How much time do you need: Plan to spend a full day in Polperro. This will give you time to visit the main attractions, take a cruise, and enjoy the delicious local food available at the village’s eateries.
TIP: Polperro hosts lots of seasonal events, so be sure to check ahead if there are any that might coincide with your visit. One of the most popular is the Music and Arts Festival in June, which includes a colorful carnival and the lighting of the solstice bonfire.
The North Cornwall fishing port of Padstow has lots to offer its visitors! Most popular of all is the harbor itself, bustling with people and a great place to watch the world go by. There is a variety of great boat tours here. So whether you want to do a little sightseeing from the water, catch some fish, or get a better view of the area’s varied marine and birdlife, you will find a boat tour to suit.
One of Padstow’s most popular features is the stunning Camel Trail. 17 miles long and following the course of the River Camel along the route of the former North Cornwall Railway, the Camel Trail gives you the perfect opportunity to cycle through some of the most beautiful scenery in the county. There are no steep inclines and the Trail meets virtually no traffic, so it is ideal for the whole family.
Whilst in Padstow, be sure to hop aboard the Black Tor Ferry and take the 5 minute trip to Rock. Holiday spot for the Royals, it’s a favorite with the rich and famous and has even been dubbed Britain’s Saint-Tropez!
How much time do you need: Allow 1 to 2 days, particularly if you plan to cycle the Trail (you can rent a bicycle in Padstow for the day).
TIP: Celebrity chef Rick Stein has a restaurant, cafe, and several shops in Padstow. His specialty is seafood, so a fish and chip dinner at his restaurant is a treat not to be missed!
10. St. Austell, Mevagissey & The Lost Gardens of Heligan
St. Austell is Cornwall’s largest town, and whilst the town itself has few attractions, it makes a great base from which to visit the nearby fishing village of Mevagissey.
In a county dotted with beautiful fishing villages, Mevagissey is considered by many to be the loveliest of them all! Brightly colored houses nestle against the steep hillside, whilst the waters of the harbor are shallow and turquoise.
Just 15 minutes by road from the center of St. Austell are the Lost Gardens of Heligan, so named because they were hidden by brambles from the end of the First World War, all the way up to 1990 when they were rediscovered. Spread over 200 acres, this is Europe’s largest garden restoration project. It includes four beautiful walled gardens, along with the incredible living sculpture the Mud Maid. The Lost Gardens of Heligan have an other-wordly feel to them and it’s easy to spend a few hours exploring all the different zones and woodland. For opening times and practical info, please check their website.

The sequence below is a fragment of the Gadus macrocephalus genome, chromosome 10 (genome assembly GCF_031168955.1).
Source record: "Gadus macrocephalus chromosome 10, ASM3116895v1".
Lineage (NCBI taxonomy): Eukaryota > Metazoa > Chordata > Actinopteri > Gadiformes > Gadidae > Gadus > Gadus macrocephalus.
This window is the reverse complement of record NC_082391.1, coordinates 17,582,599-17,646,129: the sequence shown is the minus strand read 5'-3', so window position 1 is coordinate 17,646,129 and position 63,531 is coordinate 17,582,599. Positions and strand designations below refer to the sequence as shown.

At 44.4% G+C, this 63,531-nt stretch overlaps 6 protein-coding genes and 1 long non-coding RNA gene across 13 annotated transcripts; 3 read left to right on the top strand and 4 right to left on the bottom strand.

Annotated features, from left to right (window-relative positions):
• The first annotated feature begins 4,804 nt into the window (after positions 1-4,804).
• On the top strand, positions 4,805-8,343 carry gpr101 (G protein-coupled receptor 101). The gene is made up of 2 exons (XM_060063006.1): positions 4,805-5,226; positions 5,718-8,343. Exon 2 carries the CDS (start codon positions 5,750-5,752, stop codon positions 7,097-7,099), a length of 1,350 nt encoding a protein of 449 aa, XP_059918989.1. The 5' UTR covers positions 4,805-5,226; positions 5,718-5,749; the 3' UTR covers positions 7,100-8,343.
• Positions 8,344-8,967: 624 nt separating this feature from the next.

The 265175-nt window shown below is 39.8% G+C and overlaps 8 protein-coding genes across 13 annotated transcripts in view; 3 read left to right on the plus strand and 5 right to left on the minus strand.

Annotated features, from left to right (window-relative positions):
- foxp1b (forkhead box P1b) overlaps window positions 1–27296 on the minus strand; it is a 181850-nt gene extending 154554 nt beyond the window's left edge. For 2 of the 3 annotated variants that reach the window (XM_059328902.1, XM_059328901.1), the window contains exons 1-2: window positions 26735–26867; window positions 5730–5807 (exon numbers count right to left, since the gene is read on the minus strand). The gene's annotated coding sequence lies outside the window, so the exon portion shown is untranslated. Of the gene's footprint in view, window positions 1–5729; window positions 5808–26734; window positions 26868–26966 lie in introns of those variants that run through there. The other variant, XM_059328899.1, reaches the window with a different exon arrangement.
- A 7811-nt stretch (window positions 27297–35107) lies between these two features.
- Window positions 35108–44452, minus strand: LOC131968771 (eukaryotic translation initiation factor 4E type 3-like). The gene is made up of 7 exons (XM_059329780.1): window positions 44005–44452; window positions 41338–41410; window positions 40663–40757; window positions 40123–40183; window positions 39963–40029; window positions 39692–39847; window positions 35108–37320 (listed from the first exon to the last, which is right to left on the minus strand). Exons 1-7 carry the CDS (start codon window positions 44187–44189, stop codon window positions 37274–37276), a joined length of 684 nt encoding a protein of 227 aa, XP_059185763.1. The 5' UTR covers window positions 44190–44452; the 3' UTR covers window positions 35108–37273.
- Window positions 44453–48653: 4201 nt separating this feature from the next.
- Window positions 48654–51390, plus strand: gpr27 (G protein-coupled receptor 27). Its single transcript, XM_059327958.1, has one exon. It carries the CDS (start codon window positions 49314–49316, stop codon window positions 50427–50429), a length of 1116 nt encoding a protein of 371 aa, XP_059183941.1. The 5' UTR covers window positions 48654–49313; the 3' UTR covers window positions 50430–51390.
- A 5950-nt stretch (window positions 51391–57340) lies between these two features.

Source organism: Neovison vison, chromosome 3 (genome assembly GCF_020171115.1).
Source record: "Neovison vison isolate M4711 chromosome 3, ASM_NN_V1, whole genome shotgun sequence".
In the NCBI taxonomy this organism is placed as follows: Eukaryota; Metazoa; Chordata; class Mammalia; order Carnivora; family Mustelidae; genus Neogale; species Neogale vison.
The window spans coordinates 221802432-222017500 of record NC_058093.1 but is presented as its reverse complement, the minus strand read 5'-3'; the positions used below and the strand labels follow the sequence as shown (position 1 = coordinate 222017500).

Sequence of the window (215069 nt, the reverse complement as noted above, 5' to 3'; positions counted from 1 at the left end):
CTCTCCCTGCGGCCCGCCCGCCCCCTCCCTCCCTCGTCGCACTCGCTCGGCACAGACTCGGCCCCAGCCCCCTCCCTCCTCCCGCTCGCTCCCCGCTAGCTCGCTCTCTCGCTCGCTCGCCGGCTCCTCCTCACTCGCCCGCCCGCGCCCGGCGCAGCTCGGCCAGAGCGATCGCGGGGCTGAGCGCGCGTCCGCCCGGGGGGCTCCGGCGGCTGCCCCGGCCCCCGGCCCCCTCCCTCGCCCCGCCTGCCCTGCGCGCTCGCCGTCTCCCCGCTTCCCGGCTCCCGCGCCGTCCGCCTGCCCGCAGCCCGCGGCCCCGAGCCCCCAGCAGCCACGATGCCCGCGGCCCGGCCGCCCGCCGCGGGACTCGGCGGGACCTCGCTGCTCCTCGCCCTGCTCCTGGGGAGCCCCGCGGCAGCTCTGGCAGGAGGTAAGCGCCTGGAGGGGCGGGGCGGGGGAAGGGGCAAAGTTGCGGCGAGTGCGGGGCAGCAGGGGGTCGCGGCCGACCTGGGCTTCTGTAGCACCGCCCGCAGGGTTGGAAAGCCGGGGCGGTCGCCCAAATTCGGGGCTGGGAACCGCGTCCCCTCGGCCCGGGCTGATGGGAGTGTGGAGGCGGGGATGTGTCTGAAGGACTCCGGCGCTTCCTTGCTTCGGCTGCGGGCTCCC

How much time do you need: Allow 1-2 days to see Mevagissey and the Lost Gardens of Heligan. If you have time, it’s also worth visiting St. Austell’s main port, Charlestown, where you will often spot old sailing ships.
TIP: As you enter St. Austell, be sure to look out for the ‘Cornish Alps‘ surrounding it. These strange, conical white-topped mounds are actually products of the area’s china clay pits, which were the backbone of St. Austell’s industry for many years.
11. Eden Project
Did you know that Cornwall is home to the 8th wonder of the world? Well, that may not be officially true, but nevertheless, it’s a compliment often paid to the ambitious Eden Project in Bodelva, just a few miles from St. Austell!
This vast attraction could probably be best described as a sort of botanical garden, but it’s so much more than that! It houses the world’s largest captive rainforest in a magnificent ‘biome’. Here, you can experience tropical sights and smells and even take a walk on a canopy walkway above the treetops! Although the Rainforest Biome is the Eden Project’s largest and most popular feature, there is lots more to see and do here. The 30-acre Outdoor Garden is filled with bobbing sunflowers and a second biome focuses on the Mediterranean and all of its fabulous flora.
The purpose of the Eden Project is mainly educational – for children and adults alike. There are various workshops aimed at all age groups, along with the opportunity to learn about the relationship between the plant world and mankind. Kids in particular will enjoy learning about the tropical plants that are used to produce some of the objects they see and use every day!
How much time do you need: Aim to spend a full day here. There is plenty to see and do and there are some nice cafes where you can get lunch or snacks.